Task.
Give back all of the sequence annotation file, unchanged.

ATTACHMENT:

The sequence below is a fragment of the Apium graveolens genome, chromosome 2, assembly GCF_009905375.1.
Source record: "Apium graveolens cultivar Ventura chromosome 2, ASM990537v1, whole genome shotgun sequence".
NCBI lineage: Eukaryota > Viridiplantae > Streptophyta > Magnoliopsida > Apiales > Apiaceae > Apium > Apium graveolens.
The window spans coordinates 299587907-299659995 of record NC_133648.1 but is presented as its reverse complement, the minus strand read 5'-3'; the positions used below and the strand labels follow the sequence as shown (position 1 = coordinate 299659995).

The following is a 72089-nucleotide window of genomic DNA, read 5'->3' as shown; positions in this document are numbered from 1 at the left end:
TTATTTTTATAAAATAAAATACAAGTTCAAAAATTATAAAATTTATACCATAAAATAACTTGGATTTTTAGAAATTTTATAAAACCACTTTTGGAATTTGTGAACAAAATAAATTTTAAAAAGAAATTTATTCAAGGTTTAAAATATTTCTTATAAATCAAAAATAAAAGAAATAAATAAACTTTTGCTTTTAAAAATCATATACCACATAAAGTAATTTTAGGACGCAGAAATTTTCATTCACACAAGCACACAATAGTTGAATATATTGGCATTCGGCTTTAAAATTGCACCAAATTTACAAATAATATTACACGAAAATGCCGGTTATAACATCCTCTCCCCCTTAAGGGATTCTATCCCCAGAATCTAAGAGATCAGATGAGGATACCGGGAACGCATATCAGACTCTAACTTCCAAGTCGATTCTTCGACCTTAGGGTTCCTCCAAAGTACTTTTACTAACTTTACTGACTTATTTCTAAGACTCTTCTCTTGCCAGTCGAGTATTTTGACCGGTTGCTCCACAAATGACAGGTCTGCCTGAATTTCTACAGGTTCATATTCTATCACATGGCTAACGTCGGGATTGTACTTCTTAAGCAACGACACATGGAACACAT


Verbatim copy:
The sequence below is a fragment of the Apium graveolens genome, chromosome 2, assembly GCF_009905375.1.
Source record: "Apium graveolens cultivar Ventura chromosome 2, ASM990537v1, whole genome shotgun sequence".
NCBI lineage: Eukaryota > Viridiplantae > Streptophyta > Magnoliopsida > Apiales > Apiaceae > Apium > Apium graveolens.
The window spans coordinates 299587907-299659995 of record NC_133648.1 but is presented as its reverse complement, the minus strand read 5'-3'; the positions used below and the strand labels follow the sequence as shown (position 1 = coordinate 299659995).

The following is a 72089-nucleotide window of genomic DNA, read 5'->3' as shown; positions in this document are numbered from 1 at the left end:
TTATTTTTATAAAATAAAATACAAGTTCAAAAATTATAAAATTTATACCATAAAATAACTTGGATTTTTAGAAATTTTATAAAACCACTTTTGGAATTTGTGAACAAAATAAATTTTAAAAAGAAATTTATTCAAGGTTTAAAATATTTCTTATAAATCAAAAATAAAAGAAATAAATAAACTTTTGCTTTTAAAAATCATATACCACATAAAGTAATTTTAGGACGCAGAAATTTTCATTCACACAAGCACACAATAGTTGAATATATTGGCATTCGGCTTTAAAATTGCACCAAATTTACAAATAATATTACACGAAAATGCCGGTTATAACATCCTCTCCCCCTTAAGGGATTCTATCCCCAGAATCTAAGAGATCAGATGAGGATACCGGGAACGCATATCAGACTCTAACTTCCAAGTCGATTCTTCGACCTTAGGGTTCCTCCAAAGTACTTTTACTAACTTTACTGACTTATTTCTAAGACTCTTCTCTTGCCAGTCGAGTATTTTGACCGGTTGCTCCACAAATGACAGGTCTGCCTGAATTTCTACAGGTTCATATTCTATCACATGGCTAACGTCGGGATTGTACTTCTTAAGCAACGACACATGGAACACAT